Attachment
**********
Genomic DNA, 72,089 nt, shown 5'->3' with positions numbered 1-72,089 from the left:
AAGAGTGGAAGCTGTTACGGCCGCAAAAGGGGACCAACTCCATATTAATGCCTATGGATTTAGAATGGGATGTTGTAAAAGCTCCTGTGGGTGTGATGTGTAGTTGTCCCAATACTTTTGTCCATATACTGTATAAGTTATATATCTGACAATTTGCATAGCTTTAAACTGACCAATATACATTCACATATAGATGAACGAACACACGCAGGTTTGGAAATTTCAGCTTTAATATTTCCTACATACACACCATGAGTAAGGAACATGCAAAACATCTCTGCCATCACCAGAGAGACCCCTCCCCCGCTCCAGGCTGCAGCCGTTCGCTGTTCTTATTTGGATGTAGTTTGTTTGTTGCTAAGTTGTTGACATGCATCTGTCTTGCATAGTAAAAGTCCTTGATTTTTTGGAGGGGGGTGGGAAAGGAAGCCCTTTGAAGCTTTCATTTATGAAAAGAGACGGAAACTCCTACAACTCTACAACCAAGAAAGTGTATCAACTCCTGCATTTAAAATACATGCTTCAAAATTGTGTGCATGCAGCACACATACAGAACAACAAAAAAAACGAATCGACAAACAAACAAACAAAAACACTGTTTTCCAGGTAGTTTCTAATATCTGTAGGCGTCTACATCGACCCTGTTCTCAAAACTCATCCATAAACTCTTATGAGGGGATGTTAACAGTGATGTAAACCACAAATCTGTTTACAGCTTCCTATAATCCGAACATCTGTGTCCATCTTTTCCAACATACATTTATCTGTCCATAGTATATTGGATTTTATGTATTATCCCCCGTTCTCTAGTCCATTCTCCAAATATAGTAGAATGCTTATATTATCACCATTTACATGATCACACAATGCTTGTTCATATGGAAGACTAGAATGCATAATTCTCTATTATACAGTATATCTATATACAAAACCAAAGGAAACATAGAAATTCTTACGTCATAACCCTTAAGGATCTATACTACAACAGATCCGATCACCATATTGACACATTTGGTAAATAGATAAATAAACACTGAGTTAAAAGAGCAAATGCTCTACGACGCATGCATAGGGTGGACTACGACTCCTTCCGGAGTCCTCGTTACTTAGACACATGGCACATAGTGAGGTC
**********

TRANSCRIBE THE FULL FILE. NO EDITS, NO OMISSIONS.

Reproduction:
Genomic DNA, 72,089 nt, shown 5'->3' with positions numbered 1-72,089 from the left:
AAGAGTGGAAGCTGTTACGGCCGCAAAAGGGGACCAACTCCATATTAATGCCTATGGATTTAGAATGGGATGTTGTAAAAGCTCCTGTGGGTGTGATGTGTAGTTGTCCCAATACTTTTGTCCATATACTGTATAAGTTATATATCTGACAATTTGCATAGCTTTAAACTGACCAATATACATTCACATATAGATGAACGAACACACGCAGGTTTGGAAATTTCAGCTTTAATATTTCCTACATACACACCATGAGTAAGGAACATGCAAAACATCTCTGCCATCACCAGAGAGACCCCTCCCCCGCTCCAGGCTGCAGCCGTTCGCTGTTCTTATTTGGATGTAGTTTGTTTGTTGCTAAGTTGTTGACATGCATCTGTCTTGCATAGTAAAAGTCCTTGATTTTTTGGAGGGGGGTGGGAAAGGAAGCCCTTTGAAGCTTTCATTTATGAAAAGAGACGGAAACTCCTACAACTCTACAACCAAGAAAGTGTATCAACTCCTGCATTTAAAATACATGCTTCAAAATTGTGTGCATGCAGCACACATACAGAACAACAAAAAAAACGAATCGACAAACAAACAAACAAAAACACTGTTTTCCAGGTAGTTTCTAATATCTGTAGGCGTCTACATCGACCCTGTTCTCAAAACTCATCCATAAACTCTTATGAGGGGATGTTAACAGTGATGTAAACCACAAATCTGTTTACAGCTTCCTATAATCCGAACATCTGTGTCCATCTTTTCCAACATACATTTATCTGTCCATAGTATATTGGATTTTATGTATTATCCCCCGTTCTCTAGTCCATTCTCCAAATATAGTAGAATGCTTATATTATCACCATTTACATGATCACACAATGCTTGTTCATATGGAAGACTAGAATGCATAATTCTCTATTATACAGTATATCTATATACAAAACCAAAGGAAACATAGAAATTCTTACGTCATAACCCTTAAGGATCTATACTACAACAGATCCGATCACCATATTGACACATTTGGTAAATAGATAAATAAACACTGAGTTAAAAGAGCAAATGCTCTACGACGCATGCATAGGGTGGACTACGACTCCTTCCGGAGTCCTCGTTACTTAGACACATGGCACATAGTGAGGTC